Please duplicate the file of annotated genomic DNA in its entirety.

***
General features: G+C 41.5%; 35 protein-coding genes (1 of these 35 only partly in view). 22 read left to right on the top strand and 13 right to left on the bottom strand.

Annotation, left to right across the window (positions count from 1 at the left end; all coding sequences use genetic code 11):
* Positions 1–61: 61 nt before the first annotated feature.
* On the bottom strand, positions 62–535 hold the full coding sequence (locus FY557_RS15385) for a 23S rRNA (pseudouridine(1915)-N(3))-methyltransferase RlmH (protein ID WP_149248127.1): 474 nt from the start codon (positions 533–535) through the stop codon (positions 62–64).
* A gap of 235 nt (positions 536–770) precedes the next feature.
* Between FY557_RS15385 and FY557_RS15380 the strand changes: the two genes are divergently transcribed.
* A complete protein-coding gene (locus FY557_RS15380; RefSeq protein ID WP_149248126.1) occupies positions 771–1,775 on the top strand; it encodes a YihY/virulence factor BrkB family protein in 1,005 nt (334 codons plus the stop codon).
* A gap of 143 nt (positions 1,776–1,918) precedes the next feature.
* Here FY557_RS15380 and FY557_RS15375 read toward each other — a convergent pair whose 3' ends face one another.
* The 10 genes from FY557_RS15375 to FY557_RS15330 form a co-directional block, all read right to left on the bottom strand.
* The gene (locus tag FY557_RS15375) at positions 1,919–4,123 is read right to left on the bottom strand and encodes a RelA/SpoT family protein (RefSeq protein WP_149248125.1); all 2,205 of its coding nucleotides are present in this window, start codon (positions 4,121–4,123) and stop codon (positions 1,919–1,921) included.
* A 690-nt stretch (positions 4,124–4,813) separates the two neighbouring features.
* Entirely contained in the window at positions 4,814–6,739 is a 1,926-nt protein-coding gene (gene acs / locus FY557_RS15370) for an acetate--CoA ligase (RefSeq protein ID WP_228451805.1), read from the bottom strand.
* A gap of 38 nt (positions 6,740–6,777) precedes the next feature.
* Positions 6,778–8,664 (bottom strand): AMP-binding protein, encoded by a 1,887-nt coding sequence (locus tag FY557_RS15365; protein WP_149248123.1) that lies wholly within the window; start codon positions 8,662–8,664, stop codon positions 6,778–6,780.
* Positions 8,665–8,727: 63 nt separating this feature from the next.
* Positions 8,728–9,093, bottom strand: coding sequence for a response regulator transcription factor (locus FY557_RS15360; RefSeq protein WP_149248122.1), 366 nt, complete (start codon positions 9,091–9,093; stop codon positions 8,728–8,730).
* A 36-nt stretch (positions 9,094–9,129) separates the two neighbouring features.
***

General features: G+C 41.5%; 35 protein-coding genes (1 of these 35 only partly in view). 22 read left to right on the top strand and 13 right to left on the bottom strand.

Annotation, left to right across the window (positions count from 1 at the left end; all coding sequences use genetic code 11):
* Positions 1–61: 61 nt before the first annotated feature.
* On the bottom strand, positions 62–535 hold the full coding sequence (locus FY557_RS15385) for a 23S rRNA (pseudouridine(1915)-N(3))-methyltransferase RlmH (protein ID WP_149248127.1): 474 nt from the start codon (positions 533–535) through the stop codon (positions 62–64).
* A gap of 235 nt (positions 536–770) precedes the next feature.
* Between FY557_RS15385 and FY557_RS15380 the strand changes: the two genes are divergently transcribed.
* A complete protein-coding gene (locus FY557_RS15380; RefSeq protein ID WP_149248126.1) occupies positions 771–1,775 on the top strand; it encodes a YihY/virulence factor BrkB family protein in 1,005 nt (334 codons plus the stop codon).
* A gap of 143 nt (positions 1,776–1,918) precedes the next feature.
* Here FY557_RS15380 and FY557_RS15375 read toward each other — a convergent pair whose 3' ends face one another.
* The 10 genes from FY557_RS15375 to FY557_RS15330 form a co-directional block, all read right to left on the bottom strand.
* The gene (locus tag FY557_RS15375) at positions 1,919–4,123 is read right to left on the bottom strand and encodes a RelA/SpoT family protein (RefSeq protein WP_149248125.1); all 2,205 of its coding nucleotides are present in this window, start codon (positions 4,121–4,123) and stop codon (positions 1,919–1,921) included.
* A 690-nt stretch (positions 4,124–4,813) separates the two neighbouring features.
* Entirely contained in the window at positions 4,814–6,739 is a 1,926-nt protein-coding gene (gene acs / locus FY557_RS15370) for an acetate--CoA ligase (RefSeq protein ID WP_228451805.1), read from the bottom strand.
* A gap of 38 nt (positions 6,740–6,777) precedes the next feature.
* Positions 6,778–8,664 (bottom strand): AMP-binding protein, encoded by a 1,887-nt coding sequence (locus tag FY557_RS15365; protein WP_149248123.1) that lies wholly within the window; start codon positions 8,662–8,664, stop codon positions 6,778–6,780.
* Positions 8,665–8,727: 63 nt separating this feature from the next.
* Positions 8,728–9,093, bottom strand: coding sequence for a response regulator transcription factor (locus FY557_RS15360; RefSeq protein WP_149248122.1), 366 nt, complete (start codon positions 9,091–9,093; stop codon positions 8,728–8,730).
* A 36-nt stretch (positions 9,094–9,129) separates the two neighbouring features.